Women with hereditary breast cancer, triggered by the BRCA1 or BRCA2 genes, stand a better chance of survival following successful trials of a drug that cuts the likelihood of the cancer returning after treatment, writes The Guardian.
A major trial carried out by academic researchers to see whether olaparib can prevent recurrence was stopped early – after two-and-a-half years instead of the planned 10 years – when the benefits of the drug became clear. The results, published in the New England Journal of Medicine and presented online at the American Society of Clinical Oncology conference, showed it reduced the relative risk of invasive recurrence, second cancers or death by over 40%.
In absolute terms, 85.9% of women given olaparib in pill form for a year after the end of their treatment remained alive with no return of their cancer for three years, compared with 77.1% on a placebo. The difference was similar when it came to metastatic disease, which is cancers occurring in other places in the body – 87.5% on olaparib and 80.4% on a placebo.
Out of 921 patients on olaparib, 106 had a recurrence of invasive cancer or died by three years, compared with 178 (of 915) patients on a placebo. “In curative therapy trial terms, this is a really major result,” said Prof Andrew Tutt from the Institute of Cancer Research in London, who led the international trial.
For every 100 women treated, it meant, he said, “an extra nine women – let’s say eight or nine women – who are alive and well, without evidence of a recurrence of breast cancer, or the development of any other cancer”.
Until this trial, there was nothing to help women with the inherited breast cancer genes – who are often young and suffer from the most severe forms of cancer – who feared their cancer would return.
Olaparib works by stopping cancer cells from being able to repair their DNA by inhibiting a molecule called PARP, causing cancer cells to die. It works particularly well for patients with faulty versions of the BRCA1 or BRCA2 genes, which are normally involved in another system for repairing DNA. In the trial, significant side-effects were reported to be relatively infrequent.
The drug is already licensed for use in treating genetic forms of breast, ovarian, prostate and pancreatic cancers, although it is expensive and not yet available on the NHS. The researchers hope their study will help speed up a licence for olaparib that will enable all women who have recovered from hereditary breast cancer to take it.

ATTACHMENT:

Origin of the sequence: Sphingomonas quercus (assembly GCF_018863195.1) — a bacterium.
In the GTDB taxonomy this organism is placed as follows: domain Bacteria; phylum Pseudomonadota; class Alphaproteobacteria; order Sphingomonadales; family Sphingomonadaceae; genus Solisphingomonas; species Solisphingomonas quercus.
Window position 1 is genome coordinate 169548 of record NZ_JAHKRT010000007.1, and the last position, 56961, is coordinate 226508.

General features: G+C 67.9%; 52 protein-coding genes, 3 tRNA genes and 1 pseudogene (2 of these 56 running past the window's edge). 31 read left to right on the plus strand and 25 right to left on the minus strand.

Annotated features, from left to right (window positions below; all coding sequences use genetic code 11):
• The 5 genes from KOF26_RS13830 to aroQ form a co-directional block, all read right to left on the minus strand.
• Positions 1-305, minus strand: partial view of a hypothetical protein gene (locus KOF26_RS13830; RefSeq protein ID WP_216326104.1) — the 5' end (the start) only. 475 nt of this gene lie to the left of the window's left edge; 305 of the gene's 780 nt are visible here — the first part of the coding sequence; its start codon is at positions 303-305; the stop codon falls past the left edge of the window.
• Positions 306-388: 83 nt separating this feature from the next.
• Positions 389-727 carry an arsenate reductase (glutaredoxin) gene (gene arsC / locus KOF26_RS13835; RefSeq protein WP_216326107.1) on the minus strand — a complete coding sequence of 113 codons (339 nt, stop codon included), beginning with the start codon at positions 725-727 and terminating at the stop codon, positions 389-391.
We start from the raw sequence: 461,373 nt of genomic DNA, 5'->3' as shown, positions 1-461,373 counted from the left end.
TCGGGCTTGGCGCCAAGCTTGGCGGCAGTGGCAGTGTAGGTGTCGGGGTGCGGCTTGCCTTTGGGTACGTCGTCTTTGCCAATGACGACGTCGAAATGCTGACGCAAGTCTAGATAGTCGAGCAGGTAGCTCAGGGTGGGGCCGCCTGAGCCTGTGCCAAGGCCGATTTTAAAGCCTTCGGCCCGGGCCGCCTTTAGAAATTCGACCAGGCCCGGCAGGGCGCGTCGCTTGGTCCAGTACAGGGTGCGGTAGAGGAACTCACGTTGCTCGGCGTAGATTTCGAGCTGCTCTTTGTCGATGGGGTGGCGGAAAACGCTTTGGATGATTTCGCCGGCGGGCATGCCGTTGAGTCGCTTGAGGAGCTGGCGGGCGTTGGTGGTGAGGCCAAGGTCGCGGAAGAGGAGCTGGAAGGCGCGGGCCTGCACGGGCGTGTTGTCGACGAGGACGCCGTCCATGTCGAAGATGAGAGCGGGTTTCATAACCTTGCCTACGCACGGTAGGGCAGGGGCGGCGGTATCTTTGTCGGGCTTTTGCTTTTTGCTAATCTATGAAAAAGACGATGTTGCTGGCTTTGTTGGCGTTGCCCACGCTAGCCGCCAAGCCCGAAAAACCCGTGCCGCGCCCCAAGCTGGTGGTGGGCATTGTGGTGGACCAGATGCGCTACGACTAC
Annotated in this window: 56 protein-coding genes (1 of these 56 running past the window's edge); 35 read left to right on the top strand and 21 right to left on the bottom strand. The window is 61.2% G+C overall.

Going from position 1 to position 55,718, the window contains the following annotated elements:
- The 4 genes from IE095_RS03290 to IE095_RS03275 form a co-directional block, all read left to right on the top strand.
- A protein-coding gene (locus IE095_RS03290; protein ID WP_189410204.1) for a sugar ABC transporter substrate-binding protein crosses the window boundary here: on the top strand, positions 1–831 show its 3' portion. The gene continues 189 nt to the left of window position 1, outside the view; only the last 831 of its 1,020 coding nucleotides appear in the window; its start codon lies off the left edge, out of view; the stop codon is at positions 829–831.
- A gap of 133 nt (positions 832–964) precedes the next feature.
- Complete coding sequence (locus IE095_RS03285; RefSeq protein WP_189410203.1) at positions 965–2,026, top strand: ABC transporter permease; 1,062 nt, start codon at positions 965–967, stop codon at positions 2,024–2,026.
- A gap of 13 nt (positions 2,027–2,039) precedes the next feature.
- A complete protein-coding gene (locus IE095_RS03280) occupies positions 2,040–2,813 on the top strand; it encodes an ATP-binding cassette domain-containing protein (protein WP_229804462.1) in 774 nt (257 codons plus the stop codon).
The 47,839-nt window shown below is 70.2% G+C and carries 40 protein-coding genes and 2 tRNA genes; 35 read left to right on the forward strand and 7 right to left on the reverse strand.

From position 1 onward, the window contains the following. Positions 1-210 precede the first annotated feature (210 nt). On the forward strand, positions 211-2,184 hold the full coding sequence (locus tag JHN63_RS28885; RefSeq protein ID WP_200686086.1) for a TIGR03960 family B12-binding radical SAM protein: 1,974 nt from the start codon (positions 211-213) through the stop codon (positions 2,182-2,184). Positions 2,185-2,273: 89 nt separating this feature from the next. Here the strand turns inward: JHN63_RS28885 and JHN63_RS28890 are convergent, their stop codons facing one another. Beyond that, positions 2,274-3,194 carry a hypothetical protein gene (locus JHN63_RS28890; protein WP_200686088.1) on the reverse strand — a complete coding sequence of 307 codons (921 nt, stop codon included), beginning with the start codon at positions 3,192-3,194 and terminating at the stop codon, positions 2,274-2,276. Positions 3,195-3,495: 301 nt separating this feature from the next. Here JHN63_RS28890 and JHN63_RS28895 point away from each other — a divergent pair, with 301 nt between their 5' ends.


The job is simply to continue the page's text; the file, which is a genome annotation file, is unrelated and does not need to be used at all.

Adjuvant Olaparib for Patients with BRCA1- or BRCA2-Mutated Breast Cancer
Authors: Andrew N.J. Tutt, Judy E. Garber, Bella Kaufman, Giuseppe Viale, Debora Fumagalli, Priya Rastogi, Richard D. Gelber, Evandro de Azambuja, Anitra Fielding, Judith Balmaña, Susan M. Domchek, Karen A. Gelmon, et al., for the OlympiA Clinical Trial Steering Committee and Investigators
Published 3 June in New England Journal of Medicine
Poly(adenosine diphosphate–ribose) polymerase inhibitors target cancers with defects in homologous recombination repair by synthetic lethality. New therapies are needed to reduce recurrence in patients with BRCA1 or BRCA2 germline mutation–associated early breast cancer.
We conducted a phase 3, double-blind, randomized trial involving patients with human epidermal growth factor receptor 2 (HER2)–negative early breast cancer with BRCA1 or BRCA2 germline pathogenic or likely pathogenic variants and high-risk clinicopathological factors who had received local treatment and neoadjuvant or adjuvant chemotherapy. Patients were randomly assigned (in a 1:1 ratio) to 1 year of oral olaparib or placebo. The primary end point was invasive disease–free survival.
A total of 1836 patients underwent randomization. At a prespecified event-driven interim analysis with a median follow-up of 2.5 years, the 3-year invasive disease–free survival was 85.9% in the olaparib group and 77.1% in the placebo group (difference, 8.8 percentage points; 95% confidence interval [CI], 4.5 to 13.0; hazard ratio for invasive disease or death, 0.58; 99.5% CI, 0.41 to 0.82; P<0.001). The 3-year distant disease–free survival was 87.5% in the olaparib group and 80.4% in the placebo group (difference, 7.1 percentage points; 95% CI, 3.0 to 11.1; hazard ratio for distant disease or death, 0.57; 99.5% CI, 0.39 to 0.83; P<0.001). Olaparib was associated with fewer deaths than placebo (59 and 86, respectively) (hazard ratio, 0.68; 99% CI, 0.44 to 1.05; P=0.02); however, the between-group difference was not significant at an interim-analysis boundary of a P value of less than 0.01. Safety data were consistent with known side effects of olaparib, with no excess serious adverse events or adverse events of special interest.
Among patients with high-risk, HER2-negative early breast cancer and germline BRCA1 or BRCA2 pathogenic or likely pathogenic variants, adjuvant olaparib after completion of local treatment and neoadjuvant or adjuvant chemotherapy was associated with significantly longer survival free of invasive or distant disease than was placebo. Olaparib had limited effects on global patient-reported quality of life.
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